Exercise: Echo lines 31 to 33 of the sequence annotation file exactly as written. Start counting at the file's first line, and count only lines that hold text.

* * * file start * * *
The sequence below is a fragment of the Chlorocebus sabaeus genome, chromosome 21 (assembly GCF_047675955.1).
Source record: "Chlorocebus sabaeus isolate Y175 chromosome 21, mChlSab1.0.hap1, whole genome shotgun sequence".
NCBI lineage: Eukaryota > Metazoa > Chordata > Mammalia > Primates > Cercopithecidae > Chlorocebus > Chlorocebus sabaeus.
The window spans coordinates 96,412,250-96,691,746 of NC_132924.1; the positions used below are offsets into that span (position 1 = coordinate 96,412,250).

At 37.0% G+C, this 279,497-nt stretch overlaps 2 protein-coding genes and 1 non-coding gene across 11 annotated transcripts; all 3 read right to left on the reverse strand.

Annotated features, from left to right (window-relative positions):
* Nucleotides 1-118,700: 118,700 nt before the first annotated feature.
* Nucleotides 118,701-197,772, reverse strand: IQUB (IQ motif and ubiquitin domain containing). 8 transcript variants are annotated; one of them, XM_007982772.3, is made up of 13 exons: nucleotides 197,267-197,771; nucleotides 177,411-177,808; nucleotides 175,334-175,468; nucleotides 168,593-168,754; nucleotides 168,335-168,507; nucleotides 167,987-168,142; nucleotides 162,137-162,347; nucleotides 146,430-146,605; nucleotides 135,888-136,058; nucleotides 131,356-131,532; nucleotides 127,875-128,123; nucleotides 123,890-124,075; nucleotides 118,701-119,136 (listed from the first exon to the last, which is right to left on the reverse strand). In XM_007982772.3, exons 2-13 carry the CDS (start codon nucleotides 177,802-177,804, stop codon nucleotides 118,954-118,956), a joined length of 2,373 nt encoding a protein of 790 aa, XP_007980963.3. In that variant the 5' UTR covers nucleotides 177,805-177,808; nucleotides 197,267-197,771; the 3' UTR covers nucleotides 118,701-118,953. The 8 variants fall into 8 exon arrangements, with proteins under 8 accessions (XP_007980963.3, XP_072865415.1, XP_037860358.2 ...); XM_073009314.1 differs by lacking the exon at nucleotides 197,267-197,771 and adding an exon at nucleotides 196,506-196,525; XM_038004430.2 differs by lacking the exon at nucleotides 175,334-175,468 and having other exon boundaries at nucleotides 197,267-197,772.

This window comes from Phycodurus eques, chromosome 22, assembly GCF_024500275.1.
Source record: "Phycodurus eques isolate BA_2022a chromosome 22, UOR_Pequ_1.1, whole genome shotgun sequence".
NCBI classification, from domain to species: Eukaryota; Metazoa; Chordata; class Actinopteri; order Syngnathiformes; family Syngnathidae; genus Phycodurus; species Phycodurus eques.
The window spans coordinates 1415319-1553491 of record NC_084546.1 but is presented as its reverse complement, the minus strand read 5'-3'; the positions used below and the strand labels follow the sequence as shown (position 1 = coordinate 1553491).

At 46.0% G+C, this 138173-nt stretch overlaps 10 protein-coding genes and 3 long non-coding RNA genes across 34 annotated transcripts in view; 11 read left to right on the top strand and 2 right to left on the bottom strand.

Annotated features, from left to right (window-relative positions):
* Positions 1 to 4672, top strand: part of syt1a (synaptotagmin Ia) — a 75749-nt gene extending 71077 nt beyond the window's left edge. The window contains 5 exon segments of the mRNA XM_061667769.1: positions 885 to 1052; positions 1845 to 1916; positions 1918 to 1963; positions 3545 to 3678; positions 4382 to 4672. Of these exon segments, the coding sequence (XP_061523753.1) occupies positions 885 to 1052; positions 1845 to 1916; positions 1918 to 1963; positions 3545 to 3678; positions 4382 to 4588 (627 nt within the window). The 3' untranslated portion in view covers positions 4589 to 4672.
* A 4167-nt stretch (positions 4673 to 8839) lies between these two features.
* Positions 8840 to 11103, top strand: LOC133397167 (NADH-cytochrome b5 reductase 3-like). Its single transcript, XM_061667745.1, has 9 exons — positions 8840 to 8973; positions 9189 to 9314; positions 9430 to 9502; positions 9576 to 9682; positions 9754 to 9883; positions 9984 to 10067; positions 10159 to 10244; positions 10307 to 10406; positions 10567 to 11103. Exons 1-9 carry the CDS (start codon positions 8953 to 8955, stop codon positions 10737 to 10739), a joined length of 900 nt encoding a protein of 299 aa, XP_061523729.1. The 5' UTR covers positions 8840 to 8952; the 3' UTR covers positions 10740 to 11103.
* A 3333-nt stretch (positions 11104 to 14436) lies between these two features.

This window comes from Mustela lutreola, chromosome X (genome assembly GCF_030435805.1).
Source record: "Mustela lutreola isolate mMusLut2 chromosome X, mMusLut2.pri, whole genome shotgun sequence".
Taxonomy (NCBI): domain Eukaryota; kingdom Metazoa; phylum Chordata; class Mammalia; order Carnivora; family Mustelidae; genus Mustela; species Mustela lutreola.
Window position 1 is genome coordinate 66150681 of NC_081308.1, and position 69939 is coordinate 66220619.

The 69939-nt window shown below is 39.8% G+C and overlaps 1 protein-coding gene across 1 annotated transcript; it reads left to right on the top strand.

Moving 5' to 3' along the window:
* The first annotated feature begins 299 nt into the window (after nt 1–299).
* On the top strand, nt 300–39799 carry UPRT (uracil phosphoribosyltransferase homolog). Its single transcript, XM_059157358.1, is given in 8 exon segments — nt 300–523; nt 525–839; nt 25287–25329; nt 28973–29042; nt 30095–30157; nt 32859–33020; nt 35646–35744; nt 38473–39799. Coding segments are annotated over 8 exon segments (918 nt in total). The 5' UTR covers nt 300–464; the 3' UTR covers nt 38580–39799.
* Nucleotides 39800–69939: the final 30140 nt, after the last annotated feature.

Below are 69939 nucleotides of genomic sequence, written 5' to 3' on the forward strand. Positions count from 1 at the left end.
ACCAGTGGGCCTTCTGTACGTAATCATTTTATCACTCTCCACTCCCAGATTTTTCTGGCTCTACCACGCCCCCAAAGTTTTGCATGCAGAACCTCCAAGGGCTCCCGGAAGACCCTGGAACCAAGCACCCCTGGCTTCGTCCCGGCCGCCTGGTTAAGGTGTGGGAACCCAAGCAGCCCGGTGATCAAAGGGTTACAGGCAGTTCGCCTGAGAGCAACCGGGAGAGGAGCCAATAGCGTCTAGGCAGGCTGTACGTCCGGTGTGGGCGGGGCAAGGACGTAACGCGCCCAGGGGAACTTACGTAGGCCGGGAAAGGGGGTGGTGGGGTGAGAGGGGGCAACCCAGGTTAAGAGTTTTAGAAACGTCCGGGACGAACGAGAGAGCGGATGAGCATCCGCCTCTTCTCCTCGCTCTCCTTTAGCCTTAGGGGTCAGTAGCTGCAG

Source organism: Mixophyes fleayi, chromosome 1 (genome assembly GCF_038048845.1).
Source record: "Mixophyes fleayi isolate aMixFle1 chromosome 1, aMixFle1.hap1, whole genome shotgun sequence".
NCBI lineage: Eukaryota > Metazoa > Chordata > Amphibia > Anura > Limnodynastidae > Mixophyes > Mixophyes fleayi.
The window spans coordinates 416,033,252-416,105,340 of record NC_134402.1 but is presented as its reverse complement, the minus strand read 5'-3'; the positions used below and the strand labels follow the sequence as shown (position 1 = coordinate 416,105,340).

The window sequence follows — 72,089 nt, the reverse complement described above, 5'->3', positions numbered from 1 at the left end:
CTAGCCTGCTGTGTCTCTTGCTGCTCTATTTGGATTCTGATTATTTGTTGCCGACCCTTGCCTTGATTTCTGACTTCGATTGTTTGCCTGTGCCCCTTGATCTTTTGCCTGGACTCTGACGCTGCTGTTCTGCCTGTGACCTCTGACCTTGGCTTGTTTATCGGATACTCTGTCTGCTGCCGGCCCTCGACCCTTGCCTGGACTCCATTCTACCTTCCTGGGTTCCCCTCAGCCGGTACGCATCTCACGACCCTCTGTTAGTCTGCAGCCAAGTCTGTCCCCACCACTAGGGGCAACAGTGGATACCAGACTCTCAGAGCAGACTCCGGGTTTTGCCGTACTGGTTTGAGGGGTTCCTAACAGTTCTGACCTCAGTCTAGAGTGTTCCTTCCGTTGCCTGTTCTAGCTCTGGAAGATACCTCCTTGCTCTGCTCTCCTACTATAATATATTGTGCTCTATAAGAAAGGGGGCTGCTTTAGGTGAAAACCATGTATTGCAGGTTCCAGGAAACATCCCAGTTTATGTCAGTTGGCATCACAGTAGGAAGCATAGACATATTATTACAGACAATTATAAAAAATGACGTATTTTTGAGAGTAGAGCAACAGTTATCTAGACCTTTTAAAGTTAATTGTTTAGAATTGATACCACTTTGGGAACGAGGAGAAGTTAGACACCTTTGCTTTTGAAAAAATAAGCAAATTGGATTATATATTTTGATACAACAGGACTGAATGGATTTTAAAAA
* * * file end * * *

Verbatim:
Source record: "Mixophyes fleayi isolate aMixFle1 chromosome 1, aMixFle1.hap1, whole genome shotgun sequence".
NCBI lineage: Eukaryota > Metazoa > Chordata > Amphibia > Anura > Limnodynastidae > Mixophyes > Mixophyes fleayi.
The window spans coordinates 416,033,252-416,105,340 of record NC_134402.1 but is presented as its reverse complement, the minus strand read 5'-3'; the positions used below and the strand labels follow the sequence as shown (position 1 = coordinate 416,105,340).